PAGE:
There's Frost on the Moon — and All Across the Solar System

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Here there be water! The maps show the distribution of surface ice at the Moon’s south (left) and north (right) poles. (Credit: NASA)

There’s water on the Moon.

Twenty years ago, evidence of frost-coated regions near the Moon’s poles was greeted with surprise and skepticism. Ten years ago, a NASA instrument aboard India’s Chandrayaan-1 space probe greatly boosted the case for water ice on the Moon. Then two weeks ago, a much deeper analysis of the Chandrayaan-1 data validated the surprise and ended the skepticism: Some permanently shadowed “cold-trap” craters near the lunar poles clearly do contain regions that are up to 30 percent water ice.

Lunar ice could be a precious resource for future explorers, a potential source of drinking water and oxygen as well as raw material for rocket fuel. The Moon’s poles are now beckoning targets for further exploration. There’s also a broader message to the discovery of ice on the Moon. Ice, frost, and snow are ubiquitous all across the solar system. Water ice is especially abundant, but every large world across the solar system seems to have frost of some form–even in the hottest and most unlikely places.

You could hardly pick a more unlikely place for ice than Mercury, the innermost planet. It orbits the Sun at just over 1/3rd Earth’s distance. It’s daytime temperature can hit 430 degrees Celsius (800 Fahrenheit). Yet during the 1990s, astronomers bouncing radar signals off of the planet noticed bright reflections from the polar regions. The signals were consistent with water ice tucked away in craters that, like the polar craters on the Moon, never get exposed to sunlight. As a result, temperatures there might never rise above -170 degrees C (-275 F), cold enough to keep water ice in stable cold storage. Recent data from NASA’s Messenger probe confirm that there’s ice on Mercury–quite a bit of it, in fact.

The origin of the ice remains a mystery, but the leading theories are that it could have been deposited by comet impacts, or that it could have formed locally from hydrogen atoms in the solar wind binding with oxygen atoms in surface rocks. Those are the likely mechanisms for the ice on the Moon as well. Soon we will know more. The European-Japanese BepiColombo probe, scheduled to launch later this year, will give Mercury a much closer look. And both NASA and the Chinese National Space Administration have expressed keen interest in assessing the potential watery resources at the lunar poles.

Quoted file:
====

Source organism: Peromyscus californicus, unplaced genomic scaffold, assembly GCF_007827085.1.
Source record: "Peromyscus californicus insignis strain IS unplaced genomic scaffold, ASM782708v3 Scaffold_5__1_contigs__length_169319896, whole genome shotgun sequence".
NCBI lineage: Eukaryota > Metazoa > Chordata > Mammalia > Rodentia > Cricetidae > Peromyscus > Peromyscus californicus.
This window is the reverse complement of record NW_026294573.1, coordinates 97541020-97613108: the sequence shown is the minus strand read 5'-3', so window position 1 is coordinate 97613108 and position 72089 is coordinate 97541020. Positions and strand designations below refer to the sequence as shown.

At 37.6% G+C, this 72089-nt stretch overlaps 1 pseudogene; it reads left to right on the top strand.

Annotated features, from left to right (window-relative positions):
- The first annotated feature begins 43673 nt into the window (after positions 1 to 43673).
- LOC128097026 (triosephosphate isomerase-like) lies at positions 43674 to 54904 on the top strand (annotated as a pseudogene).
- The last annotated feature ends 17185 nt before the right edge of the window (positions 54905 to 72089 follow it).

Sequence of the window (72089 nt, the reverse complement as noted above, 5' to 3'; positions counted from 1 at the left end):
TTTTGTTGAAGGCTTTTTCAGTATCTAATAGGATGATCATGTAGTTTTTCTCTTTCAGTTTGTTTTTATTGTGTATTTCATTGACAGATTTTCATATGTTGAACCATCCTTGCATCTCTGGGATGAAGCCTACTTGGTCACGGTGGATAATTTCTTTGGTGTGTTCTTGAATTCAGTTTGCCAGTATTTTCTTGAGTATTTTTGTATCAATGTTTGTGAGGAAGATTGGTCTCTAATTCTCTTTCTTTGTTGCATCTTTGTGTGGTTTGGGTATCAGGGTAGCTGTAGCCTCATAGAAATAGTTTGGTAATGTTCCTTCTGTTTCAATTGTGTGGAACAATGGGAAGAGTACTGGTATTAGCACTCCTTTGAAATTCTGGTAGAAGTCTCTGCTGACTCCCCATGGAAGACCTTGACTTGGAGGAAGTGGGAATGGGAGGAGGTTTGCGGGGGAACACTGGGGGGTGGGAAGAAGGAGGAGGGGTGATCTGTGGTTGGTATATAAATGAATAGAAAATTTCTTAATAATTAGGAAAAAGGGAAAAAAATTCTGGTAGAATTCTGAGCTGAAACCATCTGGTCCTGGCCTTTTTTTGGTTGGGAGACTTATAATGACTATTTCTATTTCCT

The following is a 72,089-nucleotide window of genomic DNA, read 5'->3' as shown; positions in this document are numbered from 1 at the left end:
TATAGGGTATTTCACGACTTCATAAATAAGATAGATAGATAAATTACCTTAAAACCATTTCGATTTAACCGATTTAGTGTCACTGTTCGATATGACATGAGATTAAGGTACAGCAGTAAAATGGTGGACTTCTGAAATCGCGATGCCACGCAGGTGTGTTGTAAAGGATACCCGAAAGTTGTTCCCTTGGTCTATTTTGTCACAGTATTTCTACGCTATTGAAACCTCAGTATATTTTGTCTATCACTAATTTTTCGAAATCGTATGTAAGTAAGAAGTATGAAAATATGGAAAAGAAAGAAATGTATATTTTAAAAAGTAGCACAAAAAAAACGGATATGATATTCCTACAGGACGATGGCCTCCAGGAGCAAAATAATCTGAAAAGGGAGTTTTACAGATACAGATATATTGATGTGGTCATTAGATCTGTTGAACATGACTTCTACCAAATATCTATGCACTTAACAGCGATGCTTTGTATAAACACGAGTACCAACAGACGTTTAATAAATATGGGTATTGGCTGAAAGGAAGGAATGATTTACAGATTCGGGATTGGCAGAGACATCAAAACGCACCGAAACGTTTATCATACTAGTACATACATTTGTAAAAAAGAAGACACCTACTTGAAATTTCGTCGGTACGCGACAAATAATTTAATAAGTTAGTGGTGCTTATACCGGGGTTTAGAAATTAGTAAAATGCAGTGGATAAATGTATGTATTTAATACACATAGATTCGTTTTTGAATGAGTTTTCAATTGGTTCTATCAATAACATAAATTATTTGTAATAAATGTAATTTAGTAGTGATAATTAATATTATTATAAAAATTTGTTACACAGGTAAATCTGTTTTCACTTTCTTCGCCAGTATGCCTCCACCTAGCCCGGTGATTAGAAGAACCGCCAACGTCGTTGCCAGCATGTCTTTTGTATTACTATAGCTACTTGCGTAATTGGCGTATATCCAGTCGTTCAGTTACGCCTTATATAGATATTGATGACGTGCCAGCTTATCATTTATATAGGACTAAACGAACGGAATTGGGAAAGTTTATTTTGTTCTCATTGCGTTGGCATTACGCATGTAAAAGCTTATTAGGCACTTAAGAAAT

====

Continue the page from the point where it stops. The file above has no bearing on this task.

The high-altitude Maxwell Montes region of Venus appears bright in radar images, most likely because of a coating of heavy metal snow. (Credit: NASA/JPL)

The high-altitude Maxwell Montes region of Venus appears bright in radar images, most likely because of a coating of heavy metal snow. (Credit: NASA/JPL)

There is one planet even less likely to have frost than Mercury. On Venus, the heat is even more intense (a steady 460 degrees C), and it is relentless; because of the thick atmosphere, there are no protected craters or other hiding spots. Water ice is impossible under those conditions, but other kinds of frost and snow can form under the extreme Venusian conditions. Here again the first clue came from radar images. Highlands on Venus appear unexpectedly shiny. Something is brightening up those regions–but what?

The leading theory is that high-altitude regions are dusted with metallic frost, most likely composed of lead sulfide and bismuth sulfide. These compounds might boil out of rocks at lower altitudes or, more plausibly, could be belched out by intermittent volcanic activity. Venus is so hot that even metallic compounds cannot condense close to the ground. They would freeze out only on high mountains. It’s only fitting that a hellish planet would be dusted with heavy metal snow.

Continuing outward from the Sun, there’s no doubt that water frost is abundant on planet #3, Earth. The fourth planet, Mars, also wears its ice prominently, although the planet’s famous polar caps contain frozen carbon dioxide (aka dry ice) in addition to frozen water. The exciting news from Mars is that some of its water appears not to be frozen solid. A huge underground lake of liquid water appears to exist in the south polar region of the planet.

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